truth  alt_facts  propaganda  visualization  data 
april 2017 by rgl7194
10 Investigative Reporting Outlets to Follow
Here are some new organizations, as well as a few established ones, that are working to uncover the truth.
We’ve just started a new series highlighting some of the best, in-depth investigative journalism that is uncovering real news, revealing wrongdoing and fomenting change. As a compendium, here are 10 investigative reporting outlets that are worth following if they’re not already on your radar.
news  truth  politics  gov2.0  alt_facts  fake_news 
april 2017 by rgl7194
A Major New Study Shows That Political Polarization Is Mainly A Right-Wing Phenomenon | WGBH News
A major new study of social-media sharing patterns shows that political polarization is more common among conservatives than liberals — and that the exaggerations and falsehoods emanating from right-wing media outlets such as Breitbart News have infected mainstream discourse.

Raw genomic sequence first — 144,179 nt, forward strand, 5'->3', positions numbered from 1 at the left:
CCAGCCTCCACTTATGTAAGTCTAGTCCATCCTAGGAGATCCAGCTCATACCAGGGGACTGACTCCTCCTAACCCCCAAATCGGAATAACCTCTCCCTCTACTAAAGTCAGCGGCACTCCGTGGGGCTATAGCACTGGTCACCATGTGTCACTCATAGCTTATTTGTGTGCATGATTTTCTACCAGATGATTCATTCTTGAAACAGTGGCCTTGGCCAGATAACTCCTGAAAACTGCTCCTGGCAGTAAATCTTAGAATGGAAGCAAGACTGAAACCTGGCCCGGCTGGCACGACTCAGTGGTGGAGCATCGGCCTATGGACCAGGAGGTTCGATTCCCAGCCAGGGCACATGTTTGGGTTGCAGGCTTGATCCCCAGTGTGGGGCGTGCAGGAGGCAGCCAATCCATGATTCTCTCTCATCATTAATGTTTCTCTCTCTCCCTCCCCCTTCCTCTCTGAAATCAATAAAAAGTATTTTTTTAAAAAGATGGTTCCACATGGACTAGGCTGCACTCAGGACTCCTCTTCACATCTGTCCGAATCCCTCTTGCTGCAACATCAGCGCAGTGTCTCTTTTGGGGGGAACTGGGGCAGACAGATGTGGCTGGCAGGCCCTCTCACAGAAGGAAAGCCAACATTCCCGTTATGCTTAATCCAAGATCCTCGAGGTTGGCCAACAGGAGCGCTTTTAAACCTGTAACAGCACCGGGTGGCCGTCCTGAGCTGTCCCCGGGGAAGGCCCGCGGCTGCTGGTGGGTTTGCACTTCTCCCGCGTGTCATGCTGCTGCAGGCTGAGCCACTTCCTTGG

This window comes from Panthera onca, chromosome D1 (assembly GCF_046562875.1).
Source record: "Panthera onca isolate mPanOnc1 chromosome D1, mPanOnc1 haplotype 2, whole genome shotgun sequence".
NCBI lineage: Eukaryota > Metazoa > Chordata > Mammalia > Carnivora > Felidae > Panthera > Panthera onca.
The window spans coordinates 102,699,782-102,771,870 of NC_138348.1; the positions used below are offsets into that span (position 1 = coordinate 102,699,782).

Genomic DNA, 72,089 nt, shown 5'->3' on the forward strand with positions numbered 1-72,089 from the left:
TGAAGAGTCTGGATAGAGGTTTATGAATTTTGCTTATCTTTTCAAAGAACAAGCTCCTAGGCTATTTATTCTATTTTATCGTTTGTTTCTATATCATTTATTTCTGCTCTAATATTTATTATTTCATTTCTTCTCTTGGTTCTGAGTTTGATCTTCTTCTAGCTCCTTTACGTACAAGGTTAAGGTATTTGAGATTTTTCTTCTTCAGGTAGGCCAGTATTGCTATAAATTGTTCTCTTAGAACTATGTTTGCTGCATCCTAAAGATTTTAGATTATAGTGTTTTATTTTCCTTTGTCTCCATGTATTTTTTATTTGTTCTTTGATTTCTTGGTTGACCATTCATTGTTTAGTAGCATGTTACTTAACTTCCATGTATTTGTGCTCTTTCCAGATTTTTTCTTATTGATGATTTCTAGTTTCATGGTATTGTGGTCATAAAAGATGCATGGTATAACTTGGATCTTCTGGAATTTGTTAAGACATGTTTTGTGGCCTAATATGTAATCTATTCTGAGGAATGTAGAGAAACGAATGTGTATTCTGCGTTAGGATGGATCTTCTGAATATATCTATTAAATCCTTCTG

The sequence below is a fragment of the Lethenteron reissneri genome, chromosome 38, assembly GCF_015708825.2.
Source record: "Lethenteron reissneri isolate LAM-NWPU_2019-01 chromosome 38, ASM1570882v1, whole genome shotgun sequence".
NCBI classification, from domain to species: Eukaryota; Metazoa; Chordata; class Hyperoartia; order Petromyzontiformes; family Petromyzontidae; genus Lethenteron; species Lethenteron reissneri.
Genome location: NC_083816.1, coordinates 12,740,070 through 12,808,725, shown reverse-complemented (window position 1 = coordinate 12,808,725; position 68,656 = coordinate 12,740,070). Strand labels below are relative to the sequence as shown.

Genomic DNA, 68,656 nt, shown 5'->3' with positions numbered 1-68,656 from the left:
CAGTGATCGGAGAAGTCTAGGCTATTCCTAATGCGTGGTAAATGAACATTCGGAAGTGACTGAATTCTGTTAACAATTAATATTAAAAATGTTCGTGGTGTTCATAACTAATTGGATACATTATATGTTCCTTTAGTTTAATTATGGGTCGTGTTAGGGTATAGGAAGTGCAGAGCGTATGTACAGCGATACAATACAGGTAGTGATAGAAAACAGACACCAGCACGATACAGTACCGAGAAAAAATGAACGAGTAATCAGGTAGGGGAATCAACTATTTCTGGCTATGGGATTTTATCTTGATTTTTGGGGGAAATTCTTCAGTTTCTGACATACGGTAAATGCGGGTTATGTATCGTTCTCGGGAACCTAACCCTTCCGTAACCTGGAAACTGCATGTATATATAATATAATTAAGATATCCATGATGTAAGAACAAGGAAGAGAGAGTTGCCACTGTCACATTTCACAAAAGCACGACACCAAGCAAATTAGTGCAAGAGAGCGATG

Though the report, published by the Columbia Journalism Review, does an excellent job of laying out the challenge posed by Breitbart and its ilk, it is less than clear on how to counter it. Successfully standing up for truthful reporting in this environment “could usher in a new golden age for the Fourth Estate,” the authors write. But members of the public who care about such journalism are already flocking to news organizations like The New York Times, The Washington Post, and, locally, The Boston Globe, all of which have experienced a surge in paid subscriptions since the election of President Trump. That’s heartening, but there are no signs that it’s had any effect on the popularity or influence of the right-wing partisan media.
gov2.0  politics  psychology  fake_news  alt_facts  social_media  news 
march 2017 by rgl7194
Donald Trump Finally Pays a Price for His False and Reckless Words - The New Yorker